Abstract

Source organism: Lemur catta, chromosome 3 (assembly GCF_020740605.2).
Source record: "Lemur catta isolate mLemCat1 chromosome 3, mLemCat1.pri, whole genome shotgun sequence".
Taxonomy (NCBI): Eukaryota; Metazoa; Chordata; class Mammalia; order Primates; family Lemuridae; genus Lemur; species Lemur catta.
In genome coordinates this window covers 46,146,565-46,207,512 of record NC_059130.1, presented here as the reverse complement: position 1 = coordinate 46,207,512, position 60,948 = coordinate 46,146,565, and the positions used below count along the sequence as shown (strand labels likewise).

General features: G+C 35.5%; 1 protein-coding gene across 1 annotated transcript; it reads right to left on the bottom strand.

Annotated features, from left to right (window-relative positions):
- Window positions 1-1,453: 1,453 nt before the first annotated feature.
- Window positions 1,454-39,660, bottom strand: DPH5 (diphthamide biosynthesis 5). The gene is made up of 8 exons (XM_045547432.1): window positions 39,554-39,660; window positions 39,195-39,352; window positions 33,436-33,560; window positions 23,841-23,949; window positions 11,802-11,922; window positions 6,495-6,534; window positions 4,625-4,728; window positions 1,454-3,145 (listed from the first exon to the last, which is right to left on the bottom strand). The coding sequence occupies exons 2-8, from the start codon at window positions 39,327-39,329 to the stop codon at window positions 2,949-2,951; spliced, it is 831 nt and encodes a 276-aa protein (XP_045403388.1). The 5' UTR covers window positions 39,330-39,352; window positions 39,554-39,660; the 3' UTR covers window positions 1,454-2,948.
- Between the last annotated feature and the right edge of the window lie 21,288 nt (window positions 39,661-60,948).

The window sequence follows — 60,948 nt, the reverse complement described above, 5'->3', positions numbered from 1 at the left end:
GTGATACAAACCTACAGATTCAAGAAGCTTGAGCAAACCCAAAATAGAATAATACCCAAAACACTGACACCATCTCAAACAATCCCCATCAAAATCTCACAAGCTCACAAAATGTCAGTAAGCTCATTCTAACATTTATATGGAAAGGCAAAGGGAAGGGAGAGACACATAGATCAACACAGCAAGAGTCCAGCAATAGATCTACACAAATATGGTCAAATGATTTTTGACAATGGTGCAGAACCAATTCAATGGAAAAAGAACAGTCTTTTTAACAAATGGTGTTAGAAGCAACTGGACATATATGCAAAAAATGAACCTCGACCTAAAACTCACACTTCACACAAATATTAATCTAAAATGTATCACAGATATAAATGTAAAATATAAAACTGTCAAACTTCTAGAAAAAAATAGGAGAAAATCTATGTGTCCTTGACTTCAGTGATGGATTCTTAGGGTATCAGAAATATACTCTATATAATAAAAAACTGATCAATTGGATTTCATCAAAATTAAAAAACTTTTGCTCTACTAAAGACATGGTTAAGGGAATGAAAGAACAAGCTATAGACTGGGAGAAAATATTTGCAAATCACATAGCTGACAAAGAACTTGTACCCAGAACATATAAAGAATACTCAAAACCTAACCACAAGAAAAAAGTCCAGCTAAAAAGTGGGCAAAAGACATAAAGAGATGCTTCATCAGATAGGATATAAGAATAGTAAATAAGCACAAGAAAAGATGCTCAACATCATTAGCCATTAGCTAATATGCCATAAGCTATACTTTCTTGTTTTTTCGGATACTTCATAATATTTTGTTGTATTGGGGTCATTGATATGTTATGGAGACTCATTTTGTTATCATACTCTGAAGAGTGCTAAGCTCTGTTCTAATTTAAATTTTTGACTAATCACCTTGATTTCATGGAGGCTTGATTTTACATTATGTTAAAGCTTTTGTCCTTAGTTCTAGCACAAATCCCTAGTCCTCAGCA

Current paleogeographic reconstructions extend Late Ordovician Taconic-derived siliciclastics across the central Canadian craton prior to the terminal Ordovician glacioeustatic lowstand. Revision of the Late Ordovician Dawson Point Formation of the Timiskaming outlier greatly reduces the distribution of these siliciclastics, and documents a greater spread of shallow-water carbonate of Richmondian age. As revised, the Dawson Point Formation contains two informal members: a deep-water graptolitic shale that grades upward into shallow-water siliciclastic redbeds, and an upper member of shallow-water, muddy, crinoidal limestone with interbedded shale, likely representing low-energy shoals on a muddy shelf. Deep-water shale accumulation began in the upper manitoulinensis graptolite Zone following foundering of the regional foreland carbonate platform. Basin development documents a northward-younging (∼1 million years) from southern Ontario foreland basins, in keeping with regional tectonic-driven transgression along eastern North America. The shale-to-carbonate succession of the Dawson Point Formation correlates with the Georgian Bay Formation on Manitoulin Island, wherein the upper carbonate-dominated divisions of both formations are equivalent to the siliciclastic Queenston Formation of southern Ontario. In absence of additional biostratigraphic information, the upper member of the Dawson Point Formation is likely Richmondian (or late Ashgillian) in age. The revised Late Ordovician history of the Timiskaming outlier may identify a once significant volume of shallow-water carbonate across the central Canadian craton, with related sequestration of carbon dioxide possibly aiding global cooling. Erosion of the carbonate, driven by developing glacioeustatic lowstand conditions, was likely contemporaneous with early Hirnantian peritidal deposition of the uppermost Queenston Formation in southern Ontario.

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